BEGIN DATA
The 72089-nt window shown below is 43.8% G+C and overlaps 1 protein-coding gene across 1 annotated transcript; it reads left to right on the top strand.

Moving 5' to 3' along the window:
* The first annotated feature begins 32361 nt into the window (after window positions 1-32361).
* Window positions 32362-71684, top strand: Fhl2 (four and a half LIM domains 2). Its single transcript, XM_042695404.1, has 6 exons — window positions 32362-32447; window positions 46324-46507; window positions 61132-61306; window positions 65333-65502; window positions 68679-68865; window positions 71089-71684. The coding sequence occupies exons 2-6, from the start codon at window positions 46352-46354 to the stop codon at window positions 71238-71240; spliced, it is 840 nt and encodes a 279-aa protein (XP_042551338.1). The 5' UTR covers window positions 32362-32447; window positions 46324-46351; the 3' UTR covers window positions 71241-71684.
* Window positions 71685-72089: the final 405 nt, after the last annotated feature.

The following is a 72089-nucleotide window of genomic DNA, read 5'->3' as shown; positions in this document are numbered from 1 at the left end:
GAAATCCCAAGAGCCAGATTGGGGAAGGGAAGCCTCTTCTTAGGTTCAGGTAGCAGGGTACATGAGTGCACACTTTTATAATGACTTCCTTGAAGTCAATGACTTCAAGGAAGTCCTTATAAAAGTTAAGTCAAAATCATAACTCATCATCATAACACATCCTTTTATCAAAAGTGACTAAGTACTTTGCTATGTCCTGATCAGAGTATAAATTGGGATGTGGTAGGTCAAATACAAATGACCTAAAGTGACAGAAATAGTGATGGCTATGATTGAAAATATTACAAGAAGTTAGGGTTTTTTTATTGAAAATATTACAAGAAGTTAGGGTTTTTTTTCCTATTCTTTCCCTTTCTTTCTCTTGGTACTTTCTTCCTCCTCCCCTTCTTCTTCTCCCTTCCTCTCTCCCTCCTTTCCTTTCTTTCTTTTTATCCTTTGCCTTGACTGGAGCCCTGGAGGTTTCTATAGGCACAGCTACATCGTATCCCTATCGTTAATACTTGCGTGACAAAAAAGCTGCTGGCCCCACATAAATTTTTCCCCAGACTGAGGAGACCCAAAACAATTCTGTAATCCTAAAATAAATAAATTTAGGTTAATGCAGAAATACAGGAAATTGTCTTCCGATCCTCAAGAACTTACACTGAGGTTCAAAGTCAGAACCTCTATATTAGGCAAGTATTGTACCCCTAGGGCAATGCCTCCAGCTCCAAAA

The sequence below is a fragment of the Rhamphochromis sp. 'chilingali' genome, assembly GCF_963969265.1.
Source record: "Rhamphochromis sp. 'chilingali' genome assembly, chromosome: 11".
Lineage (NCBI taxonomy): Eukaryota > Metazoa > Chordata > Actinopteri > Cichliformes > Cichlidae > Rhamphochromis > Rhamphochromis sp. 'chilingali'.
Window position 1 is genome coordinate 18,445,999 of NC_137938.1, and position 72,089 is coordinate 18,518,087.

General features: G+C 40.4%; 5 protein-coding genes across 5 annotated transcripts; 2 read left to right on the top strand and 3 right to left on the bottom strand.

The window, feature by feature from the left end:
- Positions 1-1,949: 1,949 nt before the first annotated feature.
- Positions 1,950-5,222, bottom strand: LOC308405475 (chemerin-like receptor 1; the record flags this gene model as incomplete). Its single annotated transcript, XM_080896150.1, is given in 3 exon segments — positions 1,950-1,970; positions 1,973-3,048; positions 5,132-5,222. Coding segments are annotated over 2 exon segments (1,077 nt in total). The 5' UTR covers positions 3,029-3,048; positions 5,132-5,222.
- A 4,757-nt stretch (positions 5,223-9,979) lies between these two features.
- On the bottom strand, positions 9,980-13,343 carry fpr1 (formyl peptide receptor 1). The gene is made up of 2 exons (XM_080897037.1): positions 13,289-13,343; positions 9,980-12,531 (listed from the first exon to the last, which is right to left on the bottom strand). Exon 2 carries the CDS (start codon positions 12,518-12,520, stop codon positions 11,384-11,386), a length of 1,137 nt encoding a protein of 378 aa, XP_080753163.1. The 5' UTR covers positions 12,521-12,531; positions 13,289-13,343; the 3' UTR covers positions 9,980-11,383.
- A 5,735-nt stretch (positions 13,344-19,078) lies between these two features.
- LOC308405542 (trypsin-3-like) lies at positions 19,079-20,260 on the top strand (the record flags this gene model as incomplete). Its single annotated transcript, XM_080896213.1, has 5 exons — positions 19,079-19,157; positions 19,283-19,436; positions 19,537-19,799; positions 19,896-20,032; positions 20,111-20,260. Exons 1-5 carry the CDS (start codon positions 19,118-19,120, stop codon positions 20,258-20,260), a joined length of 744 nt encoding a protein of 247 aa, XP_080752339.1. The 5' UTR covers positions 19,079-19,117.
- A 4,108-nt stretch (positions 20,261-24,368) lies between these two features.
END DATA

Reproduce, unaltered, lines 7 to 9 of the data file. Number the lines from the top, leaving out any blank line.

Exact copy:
GAAATCCCAAGAGCCAGATTGGGGAAGGGAAGCCTCTTCTTAGGTTCAGGTAGCAGGGTACATGAGTGCACACTTTTATAATGACTTCCTTGAAGTCAATGACTTCAAGGAAGTCCTTATAAAAGTTAAGTCAAAATCATAACTCATCATCATAACACATCCTTTTATCAAAAGTGACTAAGTACTTTGCTATGTCCTGATCAGAGTATAAATTGGGATGTGGTAGGTCAAATACAAATGACCTAAAGTGACAGAAATAGTGATGGCTATGATTGAAAATATTACAAGAAGTTAGGGTTTTTTTATTGAAAATATTACAAGAAGTTAGGGTTTTTTTTCCTATTCTTTCCCTTTCTTTCTCTTGGTACTTTCTTCCTCCTCCCCTTCTTCTTCTCCCTTCCTCTCTCCCTCCTTTCCTTTCTTTCTTTTTATCCTTTGCCTTGACTGGAGCCCTGGAGGTTTCTATAGGCACAGCTACATCGTATCCCTATCGTTAATACTTGCGTGACAAAAAAGCTGCTGGCCCCACATAAATTTTTCCCCAGACTGAGGAGACCCAAAACAATTCTGTAATCCTAAAATAAATAAATTTAGGTTAATGCAGAAATACAGGAAATTGTCTTCCGATCCTCAAGAACTTACACTGAGGTTCAAAGTCAGAACCTCTATATTAGGCAAGTATTGTACCCCTAGGGCAATGCCTCCAGCTCCAAAA

The sequence below is a fragment of the Rhamphochromis sp. 'chilingali' genome, assembly GCF_963969265.1.
Source record: "Rhamphochromis sp. 'chilingali' genome assembly, chromosome: 11".